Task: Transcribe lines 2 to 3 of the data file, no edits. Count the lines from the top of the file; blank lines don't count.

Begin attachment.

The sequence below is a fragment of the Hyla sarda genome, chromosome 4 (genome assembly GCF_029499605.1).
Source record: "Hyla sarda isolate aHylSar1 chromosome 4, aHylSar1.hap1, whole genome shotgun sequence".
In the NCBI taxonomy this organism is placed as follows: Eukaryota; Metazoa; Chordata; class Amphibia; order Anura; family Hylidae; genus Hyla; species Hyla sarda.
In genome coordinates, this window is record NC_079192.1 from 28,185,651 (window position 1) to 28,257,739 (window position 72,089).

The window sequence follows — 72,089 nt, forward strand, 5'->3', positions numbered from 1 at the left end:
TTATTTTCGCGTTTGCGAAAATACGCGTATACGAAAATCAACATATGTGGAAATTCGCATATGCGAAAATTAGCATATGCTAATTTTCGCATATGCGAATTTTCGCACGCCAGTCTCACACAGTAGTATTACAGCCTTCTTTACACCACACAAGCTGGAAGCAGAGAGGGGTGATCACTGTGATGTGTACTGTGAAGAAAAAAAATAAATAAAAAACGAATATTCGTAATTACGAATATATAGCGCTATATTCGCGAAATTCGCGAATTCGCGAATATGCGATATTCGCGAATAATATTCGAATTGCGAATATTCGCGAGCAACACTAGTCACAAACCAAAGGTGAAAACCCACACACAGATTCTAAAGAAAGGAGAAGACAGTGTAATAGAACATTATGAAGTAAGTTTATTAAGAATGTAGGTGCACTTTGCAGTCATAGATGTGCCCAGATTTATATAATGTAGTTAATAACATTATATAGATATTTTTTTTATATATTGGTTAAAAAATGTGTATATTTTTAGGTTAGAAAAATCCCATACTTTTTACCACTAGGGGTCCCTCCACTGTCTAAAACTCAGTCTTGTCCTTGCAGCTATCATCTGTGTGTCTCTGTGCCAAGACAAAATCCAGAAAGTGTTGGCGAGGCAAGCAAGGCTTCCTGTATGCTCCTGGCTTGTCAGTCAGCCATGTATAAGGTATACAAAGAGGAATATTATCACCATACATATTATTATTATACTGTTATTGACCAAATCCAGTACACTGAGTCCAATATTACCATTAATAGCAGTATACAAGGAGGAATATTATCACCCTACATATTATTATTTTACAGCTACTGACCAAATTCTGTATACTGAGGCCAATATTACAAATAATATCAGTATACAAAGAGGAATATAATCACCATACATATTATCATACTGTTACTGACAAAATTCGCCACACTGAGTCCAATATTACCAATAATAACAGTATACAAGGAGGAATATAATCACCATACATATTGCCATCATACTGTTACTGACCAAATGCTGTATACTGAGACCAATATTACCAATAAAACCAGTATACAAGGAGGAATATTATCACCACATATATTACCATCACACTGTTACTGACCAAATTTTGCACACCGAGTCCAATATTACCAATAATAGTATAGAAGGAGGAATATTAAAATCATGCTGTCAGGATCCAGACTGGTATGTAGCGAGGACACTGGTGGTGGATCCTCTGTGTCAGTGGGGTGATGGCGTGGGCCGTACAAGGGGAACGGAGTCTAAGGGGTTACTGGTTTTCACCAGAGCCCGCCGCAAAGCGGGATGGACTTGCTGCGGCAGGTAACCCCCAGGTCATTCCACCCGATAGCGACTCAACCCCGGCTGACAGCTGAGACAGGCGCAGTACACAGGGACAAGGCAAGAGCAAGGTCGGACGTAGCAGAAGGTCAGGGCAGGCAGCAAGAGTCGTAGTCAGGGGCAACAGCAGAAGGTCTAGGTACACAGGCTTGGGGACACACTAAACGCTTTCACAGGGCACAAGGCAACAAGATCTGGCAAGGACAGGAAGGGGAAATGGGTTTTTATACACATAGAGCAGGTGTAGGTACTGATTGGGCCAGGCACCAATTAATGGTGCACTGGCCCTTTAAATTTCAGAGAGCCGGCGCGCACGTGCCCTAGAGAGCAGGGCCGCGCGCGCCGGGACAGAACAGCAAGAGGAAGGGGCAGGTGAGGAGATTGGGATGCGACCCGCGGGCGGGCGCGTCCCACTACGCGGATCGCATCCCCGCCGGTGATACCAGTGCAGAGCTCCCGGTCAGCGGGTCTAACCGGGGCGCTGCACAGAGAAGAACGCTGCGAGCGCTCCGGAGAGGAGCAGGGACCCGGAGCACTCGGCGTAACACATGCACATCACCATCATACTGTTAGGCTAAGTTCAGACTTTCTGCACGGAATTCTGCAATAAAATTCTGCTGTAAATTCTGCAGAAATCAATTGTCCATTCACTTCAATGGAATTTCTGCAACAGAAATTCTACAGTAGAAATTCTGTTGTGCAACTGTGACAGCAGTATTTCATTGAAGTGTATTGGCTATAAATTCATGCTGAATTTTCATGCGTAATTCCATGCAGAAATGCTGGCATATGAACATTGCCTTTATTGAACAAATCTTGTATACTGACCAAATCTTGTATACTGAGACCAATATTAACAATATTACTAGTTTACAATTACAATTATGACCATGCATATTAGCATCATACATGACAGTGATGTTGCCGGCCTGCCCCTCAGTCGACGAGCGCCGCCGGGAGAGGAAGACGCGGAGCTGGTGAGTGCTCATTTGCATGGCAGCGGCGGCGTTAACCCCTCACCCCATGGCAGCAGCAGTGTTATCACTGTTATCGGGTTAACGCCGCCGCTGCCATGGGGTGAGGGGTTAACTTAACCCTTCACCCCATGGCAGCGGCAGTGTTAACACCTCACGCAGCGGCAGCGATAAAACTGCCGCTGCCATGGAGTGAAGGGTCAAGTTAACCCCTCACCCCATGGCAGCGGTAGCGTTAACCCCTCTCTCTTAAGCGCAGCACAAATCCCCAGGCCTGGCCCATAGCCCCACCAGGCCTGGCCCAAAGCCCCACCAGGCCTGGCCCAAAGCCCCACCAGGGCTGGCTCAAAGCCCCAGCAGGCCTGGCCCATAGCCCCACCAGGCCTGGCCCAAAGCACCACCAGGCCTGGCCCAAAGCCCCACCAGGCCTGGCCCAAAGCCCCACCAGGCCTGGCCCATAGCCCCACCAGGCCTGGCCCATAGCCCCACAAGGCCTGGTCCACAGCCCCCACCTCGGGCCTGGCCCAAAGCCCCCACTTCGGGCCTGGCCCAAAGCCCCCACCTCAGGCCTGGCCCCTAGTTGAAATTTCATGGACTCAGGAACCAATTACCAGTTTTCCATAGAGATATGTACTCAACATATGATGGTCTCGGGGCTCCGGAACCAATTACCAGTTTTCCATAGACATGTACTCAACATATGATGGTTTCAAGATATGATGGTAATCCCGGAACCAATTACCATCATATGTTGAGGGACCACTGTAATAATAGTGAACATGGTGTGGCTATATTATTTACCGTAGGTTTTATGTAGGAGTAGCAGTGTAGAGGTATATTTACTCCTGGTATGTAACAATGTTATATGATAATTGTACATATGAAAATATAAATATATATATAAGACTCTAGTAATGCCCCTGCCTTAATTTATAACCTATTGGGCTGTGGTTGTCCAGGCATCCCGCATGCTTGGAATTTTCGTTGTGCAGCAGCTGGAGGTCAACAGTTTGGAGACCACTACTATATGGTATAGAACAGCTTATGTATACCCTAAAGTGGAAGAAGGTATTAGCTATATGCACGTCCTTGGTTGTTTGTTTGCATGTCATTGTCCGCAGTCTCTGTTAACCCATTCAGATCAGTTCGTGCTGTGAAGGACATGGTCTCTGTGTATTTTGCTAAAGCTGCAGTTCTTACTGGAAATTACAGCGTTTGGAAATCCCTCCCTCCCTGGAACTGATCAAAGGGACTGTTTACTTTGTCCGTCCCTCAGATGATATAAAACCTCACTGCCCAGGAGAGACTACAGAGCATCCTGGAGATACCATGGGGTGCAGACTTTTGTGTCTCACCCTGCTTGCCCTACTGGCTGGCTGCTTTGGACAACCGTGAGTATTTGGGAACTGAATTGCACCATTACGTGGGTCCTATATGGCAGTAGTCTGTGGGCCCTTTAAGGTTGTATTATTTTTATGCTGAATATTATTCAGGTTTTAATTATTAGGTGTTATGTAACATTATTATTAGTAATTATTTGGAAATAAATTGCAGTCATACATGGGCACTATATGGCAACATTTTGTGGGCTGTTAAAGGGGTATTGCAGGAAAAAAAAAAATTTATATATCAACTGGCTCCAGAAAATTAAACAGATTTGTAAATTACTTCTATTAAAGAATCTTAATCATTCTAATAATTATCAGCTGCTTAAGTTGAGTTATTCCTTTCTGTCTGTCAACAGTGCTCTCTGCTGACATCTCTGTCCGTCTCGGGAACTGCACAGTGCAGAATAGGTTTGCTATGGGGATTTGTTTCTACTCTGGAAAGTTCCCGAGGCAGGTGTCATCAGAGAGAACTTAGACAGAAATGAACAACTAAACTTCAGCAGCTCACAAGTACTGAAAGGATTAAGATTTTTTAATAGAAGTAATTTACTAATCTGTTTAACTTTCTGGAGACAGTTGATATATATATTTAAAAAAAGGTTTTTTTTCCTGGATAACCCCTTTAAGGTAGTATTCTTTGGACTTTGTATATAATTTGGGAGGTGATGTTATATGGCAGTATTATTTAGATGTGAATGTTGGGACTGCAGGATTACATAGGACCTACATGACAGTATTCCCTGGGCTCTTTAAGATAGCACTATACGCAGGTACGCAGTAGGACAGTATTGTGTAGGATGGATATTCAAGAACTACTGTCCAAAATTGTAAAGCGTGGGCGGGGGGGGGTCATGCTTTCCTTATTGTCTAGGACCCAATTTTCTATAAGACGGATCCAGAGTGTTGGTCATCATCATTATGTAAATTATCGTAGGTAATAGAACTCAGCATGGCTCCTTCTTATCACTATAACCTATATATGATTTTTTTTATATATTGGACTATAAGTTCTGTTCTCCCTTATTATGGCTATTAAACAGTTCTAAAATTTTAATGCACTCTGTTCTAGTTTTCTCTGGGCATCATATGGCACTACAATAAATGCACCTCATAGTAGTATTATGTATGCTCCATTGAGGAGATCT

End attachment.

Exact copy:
Source record: "Hyla sarda isolate aHylSar1 chromosome 4, aHylSar1.hap1, whole genome shotgun sequence".
In the NCBI taxonomy this organism is placed as follows: Eukaryota; Metazoa; Chordata; class Amphibia; order Anura; family Hylidae; genus Hyla; species Hyla sarda.